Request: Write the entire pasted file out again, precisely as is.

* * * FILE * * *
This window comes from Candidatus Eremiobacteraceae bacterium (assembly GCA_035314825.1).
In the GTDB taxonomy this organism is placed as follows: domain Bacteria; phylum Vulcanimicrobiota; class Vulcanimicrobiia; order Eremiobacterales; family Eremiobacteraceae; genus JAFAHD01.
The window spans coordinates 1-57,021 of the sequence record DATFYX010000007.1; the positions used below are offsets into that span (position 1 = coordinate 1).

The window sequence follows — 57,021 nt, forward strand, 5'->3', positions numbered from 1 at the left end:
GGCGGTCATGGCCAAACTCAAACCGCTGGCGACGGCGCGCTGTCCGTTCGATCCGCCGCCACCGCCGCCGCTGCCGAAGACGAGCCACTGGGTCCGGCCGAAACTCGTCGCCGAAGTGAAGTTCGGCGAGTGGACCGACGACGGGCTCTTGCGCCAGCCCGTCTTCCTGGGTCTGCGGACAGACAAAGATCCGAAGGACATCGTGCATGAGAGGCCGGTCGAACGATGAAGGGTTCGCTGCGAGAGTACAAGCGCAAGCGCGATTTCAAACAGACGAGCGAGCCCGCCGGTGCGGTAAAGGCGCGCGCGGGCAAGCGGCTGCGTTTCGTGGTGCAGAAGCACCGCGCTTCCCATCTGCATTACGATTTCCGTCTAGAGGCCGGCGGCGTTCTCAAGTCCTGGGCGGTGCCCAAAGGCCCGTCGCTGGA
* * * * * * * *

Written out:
This window comes from Candidatus Eremiobacteraceae bacterium (assembly GCA_035314825.1).
In the GTDB taxonomy this organism is placed as follows: domain Bacteria; phylum Vulcanimicrobiota; class Vulcanimicrobiia; order Eremiobacterales; family Eremiobacteraceae; genus JAFAHD01.
The window spans coordinates 1-57,021 of the sequence record DATFYX010000007.1; the positions used below are offsets into that span (position 1 = coordinate 1).

The window sequence follows — 57,021 nt, forward strand, 5'->3', positions numbered from 1 at the left end:
GGCGGTCATGGCCAAACTCAAACCGCTGGCGACGGCGCGCTGTCCGTTCGATCCGCCGCCACCGCCGCCGCTGCCGAAGACGAGCCACTGGGTCCGGCCGAAACTCGTCGCCGAAGTGAAGTTCGGCGAGTGGACCGACGACGGGCTCTTGCGCCAGCCCGTCTTCCTGGGTCTGCGGACAGACAAAGATCCGAAGGACATCGTGCATGAGAGGCCGGTCGAACGATGAAGGGTTCGCTGCGAGAGTACAAGCGCAAGCGCGATTTCAAACAGACGAGCGAGCCCGCCGGTGCGGTAAAGGCGCGCGCGGGCAAGCGGCTGCGTTTCGTGGTGCAGAAGCACCGCGCTTCCCATCTGCATTACGATTTCCGTCTAGAGGCCGGCGGCGTTCTCAAGTCCTGGGCGGTGCCCAAAGGCCCGTCGCTGGA